The staff of Mother Jones is rounding up the decade’s heroes and monsters. Find them all here.
In November, I got a text from a friend that former 49ers quarterback and current languishing free agent Colin Kaepernick was nearby, quietly doing his thing handing out food and supplies to homeless people in West Oakland (on his birthday). A couple weeks later, people were momentarily consumed by the drama surrounding what was supposed to be his first workout for NFL scouts after two plus years of being iced out by the league. The session turned out to be a sham, and NFL supervillain Roger Goodell said in December that the NFL had “moved on.”
Whatever you think of Kaepernick as a football player, he has proven himself to be a good and righteous human being. As a Niners fan, I cursed his name too many times to count, and by the 2016 season, I was fully disenchanted with the quarterback. And then, before a preseason game, he sat during the national anthem to protest police brutality and racial oppression. Soon after, he began kneeling instead, and he kept on kneeling as players around the league joined the protest, driving the NFL and many of its fans into apoplexies of rage. All of it made the agonizing over bad reads and touchdowns-that-might’ve-been feel irrelevant.
Kaepernick’s protest and the NFL’s shameful collusive reaction transformed many a San Francisco fan’s exasperation with our QB into a sense of solidarity and newfound pride. It was no longer possible to evaluate Kaep as a football player alone. That was never Kaep’s goal. He still wanted to play, still wanted to take the field and throw the ball into double coverage and go on being the exhilarating but also infuriating quarterback he’d always been.
But the irony of all the whining about Kaepernick supposedly polluting the sanctity of America’s escapist pleasures with thoughts of politics and real life is that it was the NFL’s response that fully transported fans beyond sports. By blackballing Kaepernick, the league evoked a separate set of grim American realities—most directly the willful blindness to the gross racial inequities in our society. But it also reflected a deepening pattern in the 2010s of powerful interests exploiting and silencing those they rely on to further their empires. In the league’s muzzling of Kaepernick, how many people discerned an echo of their own companies’ clampdowns on worker speech, worker organizing, on any sort of worker pushback whatsoever? In the response of Texans owner Bob McNair to the player protests—”we can’t have inmates running the prison”—how many people heard resonances with stuff their own corporate overlords have said and done? Every Sunday that Kaepernick didn’t suit up was a reminder of all the ways that workers, particularly low-income and people of color, get knuckled under by the bosses.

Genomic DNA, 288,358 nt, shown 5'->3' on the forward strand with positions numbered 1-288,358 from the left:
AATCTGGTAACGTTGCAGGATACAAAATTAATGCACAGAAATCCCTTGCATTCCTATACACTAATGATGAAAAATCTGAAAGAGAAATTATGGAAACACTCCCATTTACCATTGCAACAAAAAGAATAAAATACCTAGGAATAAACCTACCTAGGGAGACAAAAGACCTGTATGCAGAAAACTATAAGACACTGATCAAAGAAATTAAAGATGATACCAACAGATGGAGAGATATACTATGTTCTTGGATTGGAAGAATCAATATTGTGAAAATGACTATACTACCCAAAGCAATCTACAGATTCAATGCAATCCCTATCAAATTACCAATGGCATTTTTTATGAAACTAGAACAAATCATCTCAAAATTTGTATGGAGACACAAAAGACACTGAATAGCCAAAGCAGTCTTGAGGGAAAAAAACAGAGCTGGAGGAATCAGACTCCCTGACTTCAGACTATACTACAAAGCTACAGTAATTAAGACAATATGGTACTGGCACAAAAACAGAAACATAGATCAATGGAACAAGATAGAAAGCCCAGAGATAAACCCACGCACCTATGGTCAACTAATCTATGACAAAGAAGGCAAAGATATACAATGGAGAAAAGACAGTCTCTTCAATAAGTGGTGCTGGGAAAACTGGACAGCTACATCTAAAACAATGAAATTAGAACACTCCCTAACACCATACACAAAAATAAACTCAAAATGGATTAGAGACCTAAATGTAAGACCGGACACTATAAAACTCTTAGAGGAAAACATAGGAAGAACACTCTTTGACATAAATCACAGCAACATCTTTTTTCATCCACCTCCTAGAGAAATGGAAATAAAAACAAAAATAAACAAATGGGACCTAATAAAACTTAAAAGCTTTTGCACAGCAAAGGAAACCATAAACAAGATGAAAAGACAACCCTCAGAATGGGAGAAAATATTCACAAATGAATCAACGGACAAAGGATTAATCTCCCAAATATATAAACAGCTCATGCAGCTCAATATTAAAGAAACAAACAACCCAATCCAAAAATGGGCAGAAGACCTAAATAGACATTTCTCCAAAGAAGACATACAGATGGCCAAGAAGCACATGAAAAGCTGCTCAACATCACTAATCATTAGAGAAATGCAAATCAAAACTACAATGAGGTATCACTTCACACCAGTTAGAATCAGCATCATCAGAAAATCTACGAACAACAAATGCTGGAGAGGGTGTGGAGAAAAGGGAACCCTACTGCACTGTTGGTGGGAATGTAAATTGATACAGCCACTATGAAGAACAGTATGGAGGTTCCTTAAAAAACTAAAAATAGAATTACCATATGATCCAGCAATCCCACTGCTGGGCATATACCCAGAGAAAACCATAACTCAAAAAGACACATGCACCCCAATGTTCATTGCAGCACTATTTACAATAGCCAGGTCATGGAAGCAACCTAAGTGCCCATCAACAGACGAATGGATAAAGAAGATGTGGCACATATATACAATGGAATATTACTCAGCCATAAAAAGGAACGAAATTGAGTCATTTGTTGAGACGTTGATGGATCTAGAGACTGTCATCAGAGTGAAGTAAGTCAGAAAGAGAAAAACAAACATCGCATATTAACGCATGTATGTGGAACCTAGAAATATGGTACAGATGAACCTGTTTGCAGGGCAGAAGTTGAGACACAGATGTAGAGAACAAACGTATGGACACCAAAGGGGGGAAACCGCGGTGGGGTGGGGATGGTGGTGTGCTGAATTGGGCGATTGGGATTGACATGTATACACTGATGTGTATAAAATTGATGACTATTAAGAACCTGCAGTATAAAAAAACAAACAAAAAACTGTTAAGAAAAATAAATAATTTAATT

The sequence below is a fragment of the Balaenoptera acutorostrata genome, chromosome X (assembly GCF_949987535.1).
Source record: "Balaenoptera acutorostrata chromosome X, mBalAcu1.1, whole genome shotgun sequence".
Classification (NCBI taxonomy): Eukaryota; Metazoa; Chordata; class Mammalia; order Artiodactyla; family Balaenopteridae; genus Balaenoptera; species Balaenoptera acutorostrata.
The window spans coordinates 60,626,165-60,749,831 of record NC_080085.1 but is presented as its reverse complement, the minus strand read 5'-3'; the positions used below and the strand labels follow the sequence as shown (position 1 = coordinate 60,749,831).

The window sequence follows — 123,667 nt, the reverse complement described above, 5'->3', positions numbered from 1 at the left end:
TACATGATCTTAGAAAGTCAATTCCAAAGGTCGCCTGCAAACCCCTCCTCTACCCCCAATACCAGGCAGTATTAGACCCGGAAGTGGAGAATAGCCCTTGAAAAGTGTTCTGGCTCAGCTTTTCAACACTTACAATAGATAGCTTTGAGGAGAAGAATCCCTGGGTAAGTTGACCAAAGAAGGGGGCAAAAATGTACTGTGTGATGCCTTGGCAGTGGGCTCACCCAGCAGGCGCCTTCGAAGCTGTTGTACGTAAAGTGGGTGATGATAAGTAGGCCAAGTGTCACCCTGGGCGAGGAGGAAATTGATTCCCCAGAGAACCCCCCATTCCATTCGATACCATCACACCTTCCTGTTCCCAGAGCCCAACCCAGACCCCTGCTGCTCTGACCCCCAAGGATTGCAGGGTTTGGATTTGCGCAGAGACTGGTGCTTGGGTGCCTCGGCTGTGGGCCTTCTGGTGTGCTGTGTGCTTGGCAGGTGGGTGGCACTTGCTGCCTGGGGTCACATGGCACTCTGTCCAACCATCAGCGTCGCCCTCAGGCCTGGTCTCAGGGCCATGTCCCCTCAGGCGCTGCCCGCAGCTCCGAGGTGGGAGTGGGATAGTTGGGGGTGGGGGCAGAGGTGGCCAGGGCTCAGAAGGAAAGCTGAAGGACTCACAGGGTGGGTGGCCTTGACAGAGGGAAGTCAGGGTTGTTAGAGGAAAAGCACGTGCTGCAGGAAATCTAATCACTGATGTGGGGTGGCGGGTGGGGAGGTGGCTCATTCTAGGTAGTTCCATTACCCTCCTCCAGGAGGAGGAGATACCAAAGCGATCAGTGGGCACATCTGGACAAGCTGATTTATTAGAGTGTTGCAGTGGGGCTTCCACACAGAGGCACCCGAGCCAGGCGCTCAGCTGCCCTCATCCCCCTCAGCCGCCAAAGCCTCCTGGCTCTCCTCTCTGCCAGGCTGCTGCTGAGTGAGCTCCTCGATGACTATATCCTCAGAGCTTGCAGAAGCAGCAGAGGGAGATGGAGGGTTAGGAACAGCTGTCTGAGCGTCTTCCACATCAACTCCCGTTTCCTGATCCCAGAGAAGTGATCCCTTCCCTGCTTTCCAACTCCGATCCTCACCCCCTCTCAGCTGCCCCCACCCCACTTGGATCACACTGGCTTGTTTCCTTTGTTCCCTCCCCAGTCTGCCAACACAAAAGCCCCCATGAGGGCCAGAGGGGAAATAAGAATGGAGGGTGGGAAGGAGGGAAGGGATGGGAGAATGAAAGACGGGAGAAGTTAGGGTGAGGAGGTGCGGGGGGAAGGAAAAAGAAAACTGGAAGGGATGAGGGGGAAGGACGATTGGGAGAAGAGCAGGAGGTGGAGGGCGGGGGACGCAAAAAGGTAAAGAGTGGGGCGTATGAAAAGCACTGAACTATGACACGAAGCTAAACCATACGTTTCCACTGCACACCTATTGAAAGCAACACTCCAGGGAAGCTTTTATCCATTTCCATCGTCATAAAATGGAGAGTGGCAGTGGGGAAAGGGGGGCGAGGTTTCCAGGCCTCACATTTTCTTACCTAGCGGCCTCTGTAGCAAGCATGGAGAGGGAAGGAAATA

Kaepernick helped start a movement that spread through the league and across professional sports, and it continues today. He showed once again that NFL owners—predominately old, rich, and white—are perfectly happy for NFL players—predominately Black—to put their bodies on the line but just can’t stand for them to speak their minds. In the meantime, Kaep hasn’t been able to get even a backup QB job since the end of the 2016 season, which is absurd even to a former hater (here’s a list from earlier this season of eight starting quarterbacks with worse stats than his). During his indefinite free agency, Kaepernick has donated over $1 million dollars to organizations supporting anti-violence, diversity, and anti-poverty initiatives. He started a foundation to fight oppression through activism and education. He’s put in work for the community over and over again, and that’s what really matters. He will be on the right side of history. I can’t say the same for the NFL.